Indoctrination or exploration?

October 5th, 2017 in Church. Tags: , , ,

I was looking today at the notes prepared by a church for their Bible study groups, and I had a minor epiphany. Really minor, but I thought worth sharing.

Comprehension, or stimulation?

The questions were simple and the answers were rather obvious. They could generally be answered easily just by reading the passage being studied. Then go on to the next question. Do not pass Go ….

And I thought about what might be better questions, ones that stimulated people to think and go deeper. Ones that gave people opportunity to wrestle with questions of doubt and alternative understandings.

And I wondered why the obvious questions were chosen. Was it simply that the study was prepared in a hurry? Did the writer just not think of the other questions?

And then I had my minor epiphany

The studies weren’t designed to stimulate, they were designed to indoctrinate. Not in a bad way, but the writer simply wanted to reinforce a particular view of scripture and doctrine. Keep everyone on a safe path, not rocking any boats. And certainly not mixing any metaphors!

In many ways, it is in a church’s interest to keep everyone together. No arguments, no difficult questions, just a faithful flock following their pastor. Arguments and division cause splits and dissatisfaction, and lead to smaller numbers, and nobody wants that.

Worse still, give the Bible study group too much freedom and they might get into heresy. Or, confronted with a difficult question, someone might even give up their faith.

Maturity – no pain, no gain?

Yet this isn’t the way to grow people towards maturity.

Educationalists and psychologists have learnt that people need to be actively engaged for them to learn and grow (see The crucial importance of discussion). They need to explore, discuss, get emotionally involved.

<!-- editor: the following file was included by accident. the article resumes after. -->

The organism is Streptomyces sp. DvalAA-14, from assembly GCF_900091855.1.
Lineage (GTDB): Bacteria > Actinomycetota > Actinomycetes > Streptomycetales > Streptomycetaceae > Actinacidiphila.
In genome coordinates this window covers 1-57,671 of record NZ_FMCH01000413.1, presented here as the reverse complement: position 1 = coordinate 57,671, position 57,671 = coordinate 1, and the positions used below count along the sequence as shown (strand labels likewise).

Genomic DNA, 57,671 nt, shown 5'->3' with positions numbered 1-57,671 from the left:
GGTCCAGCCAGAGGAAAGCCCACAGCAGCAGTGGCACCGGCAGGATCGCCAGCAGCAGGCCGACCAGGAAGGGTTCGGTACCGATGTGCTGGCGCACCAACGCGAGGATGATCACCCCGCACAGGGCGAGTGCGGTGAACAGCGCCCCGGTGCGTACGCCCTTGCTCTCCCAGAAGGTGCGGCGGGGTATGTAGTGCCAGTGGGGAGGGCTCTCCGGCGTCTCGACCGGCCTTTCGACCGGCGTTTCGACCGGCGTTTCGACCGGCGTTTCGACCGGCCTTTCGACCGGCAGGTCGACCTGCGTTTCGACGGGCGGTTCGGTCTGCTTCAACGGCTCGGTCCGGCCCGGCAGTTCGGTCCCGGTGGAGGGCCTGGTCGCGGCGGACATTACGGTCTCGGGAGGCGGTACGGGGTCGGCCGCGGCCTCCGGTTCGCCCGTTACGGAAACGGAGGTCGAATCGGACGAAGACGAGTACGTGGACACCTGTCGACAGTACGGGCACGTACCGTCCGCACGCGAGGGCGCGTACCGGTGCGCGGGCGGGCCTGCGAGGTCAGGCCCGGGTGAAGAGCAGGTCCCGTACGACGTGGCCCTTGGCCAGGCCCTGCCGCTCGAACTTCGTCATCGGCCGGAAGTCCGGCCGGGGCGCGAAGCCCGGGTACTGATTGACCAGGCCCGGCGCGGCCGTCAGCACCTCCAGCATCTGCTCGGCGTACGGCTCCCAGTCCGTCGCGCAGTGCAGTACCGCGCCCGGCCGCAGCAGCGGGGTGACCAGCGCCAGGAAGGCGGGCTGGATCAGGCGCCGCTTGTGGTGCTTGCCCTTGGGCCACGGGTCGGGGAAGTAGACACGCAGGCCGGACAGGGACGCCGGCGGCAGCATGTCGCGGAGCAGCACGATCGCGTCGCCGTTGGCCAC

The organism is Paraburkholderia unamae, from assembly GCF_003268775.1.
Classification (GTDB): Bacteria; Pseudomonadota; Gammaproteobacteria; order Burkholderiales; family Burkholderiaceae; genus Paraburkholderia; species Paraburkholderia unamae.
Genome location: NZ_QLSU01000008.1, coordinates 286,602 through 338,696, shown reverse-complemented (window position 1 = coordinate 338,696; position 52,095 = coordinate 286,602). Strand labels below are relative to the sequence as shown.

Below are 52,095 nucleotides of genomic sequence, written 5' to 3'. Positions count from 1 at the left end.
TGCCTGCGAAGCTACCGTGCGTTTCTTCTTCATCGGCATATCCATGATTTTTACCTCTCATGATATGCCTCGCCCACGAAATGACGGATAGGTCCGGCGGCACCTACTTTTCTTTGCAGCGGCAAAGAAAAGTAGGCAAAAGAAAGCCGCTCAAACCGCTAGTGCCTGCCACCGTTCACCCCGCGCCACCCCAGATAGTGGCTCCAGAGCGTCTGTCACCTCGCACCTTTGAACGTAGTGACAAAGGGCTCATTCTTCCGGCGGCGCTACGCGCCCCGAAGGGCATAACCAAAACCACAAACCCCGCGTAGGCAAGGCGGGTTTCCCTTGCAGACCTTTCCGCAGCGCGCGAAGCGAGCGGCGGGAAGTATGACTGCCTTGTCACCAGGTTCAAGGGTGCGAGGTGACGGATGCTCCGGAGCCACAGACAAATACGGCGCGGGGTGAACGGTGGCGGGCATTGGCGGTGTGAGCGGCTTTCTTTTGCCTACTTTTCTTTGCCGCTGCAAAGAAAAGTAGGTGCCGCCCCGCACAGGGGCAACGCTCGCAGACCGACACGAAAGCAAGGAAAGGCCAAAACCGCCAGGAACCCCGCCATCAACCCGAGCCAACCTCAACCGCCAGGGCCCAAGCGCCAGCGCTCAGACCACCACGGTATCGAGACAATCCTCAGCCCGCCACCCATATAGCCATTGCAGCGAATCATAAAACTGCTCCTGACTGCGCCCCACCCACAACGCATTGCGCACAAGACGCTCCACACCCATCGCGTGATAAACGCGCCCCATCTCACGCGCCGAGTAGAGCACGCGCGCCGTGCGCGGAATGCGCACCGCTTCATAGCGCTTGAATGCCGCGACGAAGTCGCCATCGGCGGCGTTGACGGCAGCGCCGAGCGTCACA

“Comprehension” type Bible studies tend to bore the pants off participants and leave them exactly where they were before they took part. Without challenge, without wrestling with alternative ideas and discussing questions that really bother them, they won’t develop much spiritual muscle.

It’s in the Bible too

Jesus challenged his hearers with enigmatic sayings and parables, which required people to engage and ponder if they wanted to get the meaning. So often he answered a question with a question in return. Both Jesus and Paul “dialogued” with their opponents, and Jesus came up with some clever ripostes: “Let the one without sin cast the first stone” (John 8:7), “Whose image is this? And whose inscription?” (Mark 12:16) and “If you were blind, you would not be guilty of sin; but now that you claim you can see, your guilt remains.” (John 9:41)

Jeremiah prophesied (Jeremiah 31:34): “No longer will they teach their neighbor, or say to one another, ‘Know the Lord,’ because they will all know me, from the least of them to the greatest,” declares the Lord.”

That surely must be the aim of group Bible studies. Not that participants keep getting the offical line via comprehension questions, but that people are encouraged to mature through asking probing questions, exploring deep feelings and expressing doubts …. and finding answers, and growing and maturing in the process.

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  1. Yup, totally identify with your epiphany. Keep thinking, exploring, and not just settling for what you have been “told” by deductive leading with “bible study” guidance.

  2. Dear Eric,
    I love this post. I have grown to dislike other people’s Bible studies because of the basic, leading questions. I like your explanation of why they leave the questions so simple… because they are afraid of where the discussion may go and they have a certain point they want you to come to agree with them on. I think the majority of Bible study leaders would fall into the first category and the Bible study writers fall more in the second. But still, I liked how you brought this up. Let’s encourage people to think and trust the Holy Spirit to lead us into all truth.

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